Author : Nilanjan Ghosh

Originally Published 2015-02-12 00:00:00 Published on Feb 12, 2015
Policy reforms in the field of taxation in the commodity futures market is of critical significance as various taxes and levies are a significant component in the overall cost of transaction.
Is Commodities Transaction Tax removal in the offing?

The Commodity Transaction Tax (CTT) was introduced in the 2013 Union Budget on non-agricultural commodities traded on futures exchanges.

This was based on the premise that commodity exchanges have matured; and there is no difference between stock and commodity derivatives trading.

Therefore, the very existence of Securities Transaction Tax (STT) in stock exchanges justified the CTT, as was stated during the time of the tax announcement.

Since then, and even before that, several arguments have been put forward on the differences between the commodity and the stock exchanges; but that is immaterial now as the impact of CTT on the commodity futures markets is quite perceptible in the non-agricultural segment.

The CTT of 0.01 per cent that was levied on the sale transaction of commodity futures on non-agricultural commodities from July 1, 2013 increased the cost of transaction almost six times.

The drying of the liquidity as traders deserted the market has had a compounding effect as the impact cost of trading rose, thereby making the exchange-traded commodity market costlier still. The most perceptible impact is on the hedging efficiency. That the futures market was set up for the purpose of hedging needs no reiteration.

Hedging efficiency

Hedging efficiency measures the degree to which physical market risk can be covered by taking appropriate opposite positions in the futures market. One of the good measures of hedging efficiency is given by the Ederington's Formula.

Following this formula, the Hedging Efficiencies of four commodities traded on the largest non-agricultural commodity exchange are given in Table 1.

Despite hedging efficiency numbers being good (to the extent of being world class) during the pre-CTT phase, there has been a substantial drop in hedging efficiency after the imposition of commodity transaction tax (CTT).

Table 2 shows the decline in liquidity caused by CTT. Liquidity is measured by the Hui-Heubel Ratio, or HH Ratio; higher the number, more illiquid is the market. Table 2 shows that HH Ratio increased, i.e. liquidity dried up, for commodities in all segments: bullion, base metals and agricultural commodities between the periods before and after the imposition of CTT.

Market buzz has it that a number of large trading firms shifted their commodity trading desks overseas following the steep increase in transaction cost due to CTT.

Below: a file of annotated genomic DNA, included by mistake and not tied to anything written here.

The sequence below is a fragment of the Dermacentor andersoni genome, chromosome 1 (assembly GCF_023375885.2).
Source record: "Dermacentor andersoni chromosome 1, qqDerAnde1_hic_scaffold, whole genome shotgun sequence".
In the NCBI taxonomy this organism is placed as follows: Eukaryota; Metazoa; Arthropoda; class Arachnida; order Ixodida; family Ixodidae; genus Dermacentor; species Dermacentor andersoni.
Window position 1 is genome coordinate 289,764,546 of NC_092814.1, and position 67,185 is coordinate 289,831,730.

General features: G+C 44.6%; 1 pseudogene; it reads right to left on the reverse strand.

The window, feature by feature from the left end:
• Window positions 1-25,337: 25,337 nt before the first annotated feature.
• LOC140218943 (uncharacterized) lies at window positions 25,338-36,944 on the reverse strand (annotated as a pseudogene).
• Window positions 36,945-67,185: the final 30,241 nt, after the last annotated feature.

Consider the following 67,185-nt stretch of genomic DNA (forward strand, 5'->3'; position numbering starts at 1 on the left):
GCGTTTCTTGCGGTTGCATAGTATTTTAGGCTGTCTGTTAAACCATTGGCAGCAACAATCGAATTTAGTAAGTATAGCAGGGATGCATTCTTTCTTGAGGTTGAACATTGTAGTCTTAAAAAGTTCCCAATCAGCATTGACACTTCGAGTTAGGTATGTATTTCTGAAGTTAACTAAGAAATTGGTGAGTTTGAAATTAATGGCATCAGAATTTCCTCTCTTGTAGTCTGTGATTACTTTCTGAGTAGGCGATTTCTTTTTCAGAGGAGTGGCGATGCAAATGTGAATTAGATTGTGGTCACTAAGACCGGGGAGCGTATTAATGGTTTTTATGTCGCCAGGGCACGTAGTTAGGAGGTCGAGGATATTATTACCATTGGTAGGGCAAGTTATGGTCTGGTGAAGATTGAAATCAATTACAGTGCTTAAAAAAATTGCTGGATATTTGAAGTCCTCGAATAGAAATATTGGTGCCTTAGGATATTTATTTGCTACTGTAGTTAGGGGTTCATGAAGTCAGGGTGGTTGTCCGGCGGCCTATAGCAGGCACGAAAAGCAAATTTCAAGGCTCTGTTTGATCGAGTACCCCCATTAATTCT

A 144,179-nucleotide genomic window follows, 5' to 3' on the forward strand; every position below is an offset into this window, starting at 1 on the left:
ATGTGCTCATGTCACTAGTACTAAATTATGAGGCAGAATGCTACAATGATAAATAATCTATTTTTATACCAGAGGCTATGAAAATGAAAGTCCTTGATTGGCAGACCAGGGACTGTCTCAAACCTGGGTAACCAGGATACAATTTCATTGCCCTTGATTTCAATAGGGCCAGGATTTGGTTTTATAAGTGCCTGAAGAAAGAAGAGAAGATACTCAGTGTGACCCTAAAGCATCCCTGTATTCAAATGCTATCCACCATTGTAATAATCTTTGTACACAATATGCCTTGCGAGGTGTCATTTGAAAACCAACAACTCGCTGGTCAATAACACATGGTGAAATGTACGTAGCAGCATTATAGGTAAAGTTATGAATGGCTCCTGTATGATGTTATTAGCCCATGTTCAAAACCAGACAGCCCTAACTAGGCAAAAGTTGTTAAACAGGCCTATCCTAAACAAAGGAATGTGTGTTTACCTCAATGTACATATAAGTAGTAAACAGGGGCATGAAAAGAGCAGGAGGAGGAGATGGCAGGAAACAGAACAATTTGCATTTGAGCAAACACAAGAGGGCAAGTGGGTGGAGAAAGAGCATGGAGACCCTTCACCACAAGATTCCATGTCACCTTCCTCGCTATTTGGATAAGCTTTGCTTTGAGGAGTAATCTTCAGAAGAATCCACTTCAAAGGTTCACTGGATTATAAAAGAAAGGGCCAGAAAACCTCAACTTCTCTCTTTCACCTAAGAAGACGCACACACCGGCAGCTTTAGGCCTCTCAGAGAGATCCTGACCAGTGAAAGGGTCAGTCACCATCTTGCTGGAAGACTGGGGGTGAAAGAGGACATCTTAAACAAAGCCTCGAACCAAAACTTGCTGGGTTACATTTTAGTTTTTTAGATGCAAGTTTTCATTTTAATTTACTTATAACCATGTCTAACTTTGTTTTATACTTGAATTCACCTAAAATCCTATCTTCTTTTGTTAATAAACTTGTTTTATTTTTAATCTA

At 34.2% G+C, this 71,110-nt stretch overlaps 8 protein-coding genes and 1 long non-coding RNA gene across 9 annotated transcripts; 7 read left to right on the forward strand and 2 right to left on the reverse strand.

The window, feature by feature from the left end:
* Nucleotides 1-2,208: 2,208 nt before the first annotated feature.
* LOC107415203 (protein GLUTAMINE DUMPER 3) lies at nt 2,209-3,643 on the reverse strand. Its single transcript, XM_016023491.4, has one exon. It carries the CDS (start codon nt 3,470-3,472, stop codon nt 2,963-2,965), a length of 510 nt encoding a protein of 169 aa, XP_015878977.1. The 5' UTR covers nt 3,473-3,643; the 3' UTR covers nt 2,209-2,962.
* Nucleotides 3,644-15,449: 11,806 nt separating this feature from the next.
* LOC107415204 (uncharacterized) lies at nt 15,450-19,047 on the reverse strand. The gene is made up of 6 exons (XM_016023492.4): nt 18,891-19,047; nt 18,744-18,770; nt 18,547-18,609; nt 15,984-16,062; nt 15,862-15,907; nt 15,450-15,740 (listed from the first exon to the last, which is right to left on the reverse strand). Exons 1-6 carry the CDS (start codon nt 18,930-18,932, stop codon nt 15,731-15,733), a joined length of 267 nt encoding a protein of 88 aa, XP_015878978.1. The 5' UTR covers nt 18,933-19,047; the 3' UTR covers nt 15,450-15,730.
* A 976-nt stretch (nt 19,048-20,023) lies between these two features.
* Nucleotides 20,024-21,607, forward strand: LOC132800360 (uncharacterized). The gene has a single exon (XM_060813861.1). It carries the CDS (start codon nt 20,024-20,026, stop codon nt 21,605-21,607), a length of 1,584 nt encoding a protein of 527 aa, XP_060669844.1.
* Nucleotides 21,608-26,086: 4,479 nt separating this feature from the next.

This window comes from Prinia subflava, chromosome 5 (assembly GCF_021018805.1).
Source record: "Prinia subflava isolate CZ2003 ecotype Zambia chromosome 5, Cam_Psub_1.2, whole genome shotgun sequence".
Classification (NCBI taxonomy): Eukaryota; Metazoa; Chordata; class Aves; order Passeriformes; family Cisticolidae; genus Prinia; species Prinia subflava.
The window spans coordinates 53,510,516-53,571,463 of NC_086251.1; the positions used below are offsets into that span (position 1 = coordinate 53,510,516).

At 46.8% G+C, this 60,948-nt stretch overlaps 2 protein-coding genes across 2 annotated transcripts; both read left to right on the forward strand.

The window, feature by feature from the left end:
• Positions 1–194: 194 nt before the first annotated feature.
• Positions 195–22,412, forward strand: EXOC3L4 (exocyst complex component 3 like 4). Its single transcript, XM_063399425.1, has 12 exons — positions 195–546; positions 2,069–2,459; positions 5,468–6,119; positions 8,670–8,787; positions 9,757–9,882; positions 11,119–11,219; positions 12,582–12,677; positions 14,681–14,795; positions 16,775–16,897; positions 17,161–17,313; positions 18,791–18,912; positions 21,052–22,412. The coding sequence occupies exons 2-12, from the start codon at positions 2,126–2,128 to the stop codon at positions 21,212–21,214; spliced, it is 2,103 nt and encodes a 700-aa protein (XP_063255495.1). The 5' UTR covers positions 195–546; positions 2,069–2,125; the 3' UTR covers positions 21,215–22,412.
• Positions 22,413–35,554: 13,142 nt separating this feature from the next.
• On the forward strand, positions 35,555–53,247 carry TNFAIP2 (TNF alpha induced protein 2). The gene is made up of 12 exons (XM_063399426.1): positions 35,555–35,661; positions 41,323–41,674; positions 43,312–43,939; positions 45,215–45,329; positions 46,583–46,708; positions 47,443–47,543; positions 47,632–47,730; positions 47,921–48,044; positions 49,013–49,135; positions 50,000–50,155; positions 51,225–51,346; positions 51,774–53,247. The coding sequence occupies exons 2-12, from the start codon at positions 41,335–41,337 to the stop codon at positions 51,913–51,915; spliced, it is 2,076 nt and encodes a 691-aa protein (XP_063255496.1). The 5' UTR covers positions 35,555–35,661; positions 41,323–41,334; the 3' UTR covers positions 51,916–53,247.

Lower revenue

A number of corporate hedgers also are now finding hedging in global exchanges more attractive to manage their risks rather than hedging in India, notwithstanding the currency risks they encounter in hedging abroad.

Those that are not able to trade abroad possibly are shifting to the illegal ('dabba') markets, as trading interest is a significant function of trading costs.

Significantly, as I had argued in a co-authored paper published in the Economic and Political Weekly ("Commodity Transaction Tax: A Recipe for Disaster, EPW, September 27, 2008), even the revenue generated from CTT would be much lower than the direct and indirect revenue loss due to the lower volumes of trade.

There is a clear case of existence of a Laffer Curve (which states that tax revenues increase with initial increases in tax rates but diminishes thereafter), and the critical point might be reached at between 10 and 15 per cent volume loss.

As we might have noted by now, the volume loss is to the tune of around 60-70 per cent. Hence, there is a high chance of revenue loss than garnering revenue.

The government is contemplating creating an International Financial Centre, which will surely have to offer tax incentives to entice international traders to trade in the country.

One such policy reform should be the removal of transaction taxes such as the CTT, as they do not exist anywhere else in the world, except for Taiwan.

Policy reforms in the field of taxation in the commodity futures market is of critical significance as various taxes and levies are a significant component in the overall cost of transaction. We can look forward to the forthcoming budget now, maybe to witness such changes.

(The writer is a Senior Fellow at Observer Research Foundation, Kolkata and Senior Economic Advisor, WWF-India, New Delhi)

Courtesy: The Hindu Business Line

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Nilanjan Ghosh

Nilanjan Ghosh

Dr. Nilanjan Ghosh is a Director at the Observer Research Foundation (ORF), India. In that capacity, he heads two centres at the Foundation, namely, the ...

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